The former Prime Minister and his successor as Labour leader could be asked to testify under oath within weeks after David Cameron ordered a parliamentary inquiry.
The investigation will consider the role of politicians in charge of regulating the industry, as well as the wider culture of the banking industry. But the exercise threatened to descend into acrimony last night as Labour MPs accused the Conservatives of playing politics and threatened a boycott. Labour also reiterated its call for an independent inquiry into the abuses, warning that the public will not trust politicians to investigate bankers.
The row came as Coalition ministers faced increasing pressure to act over the abuses and on the day the scandal claimed its most high-profile casualty, Barclays chairman Marcus Agius.
Pressure also mounted on the bank's chief executive, Bob Diamond, to resign.
It has emerged that the Serious Fraud Office will decide within weeks whether to pursue criminal charges over the interest rate manipulation.
Barclays was fined a record £290 million last week over the rigging of a key interbank lending rate, Libor, and a number of other banks, including RBS, are still under investigation.
The rate is crucial because it has a knock-on effect on how much banks charge customers to borrow money for mortgages and other loans.
Asked if Labour could refuse to co-operate with the parliamentary inquiry, Ed Balls, the Shadow Chancellor, warned: "We will not co-operate with something unless we are sure it is not going to be partisan".
Earlier Chancellor George Osborne had rounded on Mr Balls, telling MPs that as City minister at the time of the rate rigging he had questions to answer.
In the House of Commons, Mr Osborne said: "We need to know whether he knew anything of what was going on. Did he express any concern about the Libor rate?
"When he was in the cabinet and Gordon Brown was Prime Minister, was he concerned about the Libor rate and Barclays? We shall find out in due course."
The Chancellor said Labour had "allowed these abuses to happen", and the Prime Minister also squarely blamed the party for the scandal.
He told MPs that the party's whip in the House of Lords had "stood up and said this was absolutely Labour's fault". He added: "It is a pity we don't hear more of that from the party opposite."
But Labour hit back, calling the Coalition's plan "weak and inadequate".
Mr Balls said: "Only with an independent, forensic and open public inquiry – not politicians investigating bankers – can we rebuild trust for the future."
Sources close to the Chancellor said they expected the inquiry to call the former Labour Prime Minister.
"There is a hope that Gordon Brown will be an early witness," one said.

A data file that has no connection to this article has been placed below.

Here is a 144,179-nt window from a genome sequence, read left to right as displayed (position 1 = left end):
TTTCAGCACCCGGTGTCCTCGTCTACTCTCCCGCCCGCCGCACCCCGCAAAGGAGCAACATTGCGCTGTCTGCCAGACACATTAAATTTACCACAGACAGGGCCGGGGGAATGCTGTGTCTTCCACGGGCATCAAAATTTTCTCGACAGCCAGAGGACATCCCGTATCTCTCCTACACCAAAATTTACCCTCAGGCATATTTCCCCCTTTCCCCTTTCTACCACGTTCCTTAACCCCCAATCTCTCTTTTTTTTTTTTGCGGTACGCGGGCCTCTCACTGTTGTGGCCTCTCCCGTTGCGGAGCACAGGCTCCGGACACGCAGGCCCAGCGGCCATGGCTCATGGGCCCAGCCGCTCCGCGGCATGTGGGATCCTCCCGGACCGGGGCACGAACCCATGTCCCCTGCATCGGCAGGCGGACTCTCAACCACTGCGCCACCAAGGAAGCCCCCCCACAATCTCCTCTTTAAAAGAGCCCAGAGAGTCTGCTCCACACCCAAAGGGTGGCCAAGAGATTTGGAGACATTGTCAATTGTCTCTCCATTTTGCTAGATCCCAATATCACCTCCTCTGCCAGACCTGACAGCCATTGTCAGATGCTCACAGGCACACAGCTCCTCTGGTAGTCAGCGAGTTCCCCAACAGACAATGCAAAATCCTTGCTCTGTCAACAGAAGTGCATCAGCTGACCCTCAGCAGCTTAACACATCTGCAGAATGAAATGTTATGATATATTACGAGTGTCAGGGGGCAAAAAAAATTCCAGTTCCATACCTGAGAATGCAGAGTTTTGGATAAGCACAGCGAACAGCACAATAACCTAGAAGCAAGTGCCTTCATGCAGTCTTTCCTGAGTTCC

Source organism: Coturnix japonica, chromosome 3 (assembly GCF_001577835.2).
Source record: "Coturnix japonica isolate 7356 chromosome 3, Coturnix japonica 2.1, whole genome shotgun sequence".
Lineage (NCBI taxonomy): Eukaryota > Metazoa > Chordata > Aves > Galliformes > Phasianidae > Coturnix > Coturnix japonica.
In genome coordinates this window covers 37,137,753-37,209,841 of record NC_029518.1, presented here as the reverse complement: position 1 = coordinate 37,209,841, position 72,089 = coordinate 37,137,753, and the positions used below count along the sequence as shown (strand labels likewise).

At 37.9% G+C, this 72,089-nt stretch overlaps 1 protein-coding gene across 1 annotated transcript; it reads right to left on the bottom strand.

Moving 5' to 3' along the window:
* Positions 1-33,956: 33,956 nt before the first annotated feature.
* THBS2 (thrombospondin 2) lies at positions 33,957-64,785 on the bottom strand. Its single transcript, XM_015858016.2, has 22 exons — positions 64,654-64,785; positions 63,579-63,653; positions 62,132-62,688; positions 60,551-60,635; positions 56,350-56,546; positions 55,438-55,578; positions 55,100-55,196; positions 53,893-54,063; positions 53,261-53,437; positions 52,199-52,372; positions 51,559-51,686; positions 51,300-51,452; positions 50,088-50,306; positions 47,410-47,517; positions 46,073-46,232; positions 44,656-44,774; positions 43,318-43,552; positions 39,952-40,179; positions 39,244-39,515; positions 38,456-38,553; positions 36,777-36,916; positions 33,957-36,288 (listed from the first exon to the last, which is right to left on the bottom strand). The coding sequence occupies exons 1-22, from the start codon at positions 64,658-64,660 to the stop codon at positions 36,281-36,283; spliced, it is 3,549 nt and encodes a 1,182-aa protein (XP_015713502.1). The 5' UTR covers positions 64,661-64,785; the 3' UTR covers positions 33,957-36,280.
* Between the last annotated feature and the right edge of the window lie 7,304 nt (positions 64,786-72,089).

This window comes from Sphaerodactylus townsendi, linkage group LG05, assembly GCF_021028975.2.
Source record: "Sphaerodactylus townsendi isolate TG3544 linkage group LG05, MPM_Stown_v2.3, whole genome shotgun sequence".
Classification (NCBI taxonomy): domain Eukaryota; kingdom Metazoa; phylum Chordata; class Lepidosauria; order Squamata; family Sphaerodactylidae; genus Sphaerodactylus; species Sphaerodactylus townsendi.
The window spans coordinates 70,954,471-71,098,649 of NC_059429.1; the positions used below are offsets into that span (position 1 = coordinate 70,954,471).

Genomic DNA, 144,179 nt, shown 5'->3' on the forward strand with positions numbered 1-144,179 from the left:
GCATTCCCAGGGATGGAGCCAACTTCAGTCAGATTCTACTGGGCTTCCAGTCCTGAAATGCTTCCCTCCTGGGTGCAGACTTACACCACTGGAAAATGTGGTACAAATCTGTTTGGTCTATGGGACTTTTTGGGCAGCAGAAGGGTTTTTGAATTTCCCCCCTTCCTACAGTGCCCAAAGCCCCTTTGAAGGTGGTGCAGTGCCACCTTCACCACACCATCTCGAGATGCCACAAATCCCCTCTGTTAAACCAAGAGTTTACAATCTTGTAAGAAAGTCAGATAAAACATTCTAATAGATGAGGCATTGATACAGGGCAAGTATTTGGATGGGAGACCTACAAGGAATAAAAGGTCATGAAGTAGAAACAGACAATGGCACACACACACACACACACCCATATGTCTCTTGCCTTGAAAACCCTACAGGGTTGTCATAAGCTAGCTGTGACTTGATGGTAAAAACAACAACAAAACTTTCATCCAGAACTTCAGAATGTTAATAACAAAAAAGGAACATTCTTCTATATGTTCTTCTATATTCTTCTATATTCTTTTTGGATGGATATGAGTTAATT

Politicians are expected to be asked what they knew about allegations of rate fixing at a number of UK banks and about decisions on bank regulation.
Among those who worked at the Treasury between 2005 and 2009, when rate fixing is alleged to have taken place, was Mr Miliband.
The joint committee of MPs and peers who will lead the inquiry is expected to be dominated by Coalition MPs.
Headed by the respected Tory MP Andrew Tyrie, the chairman of the Treasury Select Committee, it will have the power to call witnesses under oath and is expected to be set up within weeks.
Treasury sources said the inquiry should get "cracking as soon as possible".
Ministers want it to report by the end of the year so they can make amendments to the Financial Services Bill currently going through Westminster.
The Prime Minister also announced yesterday a more narrow and speedy inquiry into interest rate fixing.
Alistair Darling, the former Labour Chancellor who is expected to be called to give evidence, warned that the wider inquiry would fail if it was perceived as political "score settling".
Labour also said the public would not trust politicians to investigate bankers and would "fear a stitch-up between the great and the good".
But ministers insist an independent public inquiry would be too costly and time-consuming and they would lose the chance to make major changes to the current Bill.
The SNP cautiously welcomed the inquiry last night but added that a full public inquiry would hold Labour ministers to account for their role in the scandal.
The party has called for an immediate
parliamentary investigation, which it says would not rule out a possible broader independent inquiry.
SNP Treasury spokesman Stewart Hosie said: "A parliamentary inquiry is a welcome step, but a full, open independent inquiry will help all of us understand how banks, regulators and politicians failed to notice and act at the time this was going on."
He added: "Alistair Darling was Chancellor, Gordon Brown was Chancellor and Prime Minister and Ed Balls was Economic Secretary to the Treasury when Libor fixing was going on."
The Bank of England has also been drawn into the affair after it emerged that Barclays staff mistakenly thought they were instructed by the central bank to lie in their rate submissions.
The Financial Services Authority's report said there had been a misunderstanding arising from a conversation between Bank Deputy Governor Paul Tucker, a favourite for the Governor role, and an unidentified senior Barclays manager in 2008.
l The Chancellor will today outline plans for tougher sanctions on bankers.
These are expected to include barring the bosses of banks that fail from ever holding positions of responsibility in the City again.